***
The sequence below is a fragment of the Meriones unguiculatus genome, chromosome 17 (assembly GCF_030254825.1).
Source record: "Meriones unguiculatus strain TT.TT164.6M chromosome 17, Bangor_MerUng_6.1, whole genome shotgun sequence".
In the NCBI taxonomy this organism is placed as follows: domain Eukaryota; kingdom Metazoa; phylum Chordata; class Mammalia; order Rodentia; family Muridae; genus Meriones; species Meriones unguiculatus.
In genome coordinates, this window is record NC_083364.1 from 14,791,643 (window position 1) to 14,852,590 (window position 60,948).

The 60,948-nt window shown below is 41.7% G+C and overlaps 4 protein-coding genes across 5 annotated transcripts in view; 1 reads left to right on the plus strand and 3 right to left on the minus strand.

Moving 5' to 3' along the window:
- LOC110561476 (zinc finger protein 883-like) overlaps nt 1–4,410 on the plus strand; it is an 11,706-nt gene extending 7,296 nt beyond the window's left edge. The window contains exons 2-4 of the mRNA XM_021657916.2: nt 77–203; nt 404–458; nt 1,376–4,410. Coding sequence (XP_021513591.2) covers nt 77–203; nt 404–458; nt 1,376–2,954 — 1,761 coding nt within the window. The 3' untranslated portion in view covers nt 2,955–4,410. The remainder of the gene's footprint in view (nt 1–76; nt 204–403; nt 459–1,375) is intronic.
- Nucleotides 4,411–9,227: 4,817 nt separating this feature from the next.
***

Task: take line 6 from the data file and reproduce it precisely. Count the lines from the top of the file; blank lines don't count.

Moving 5' to 3' along the window: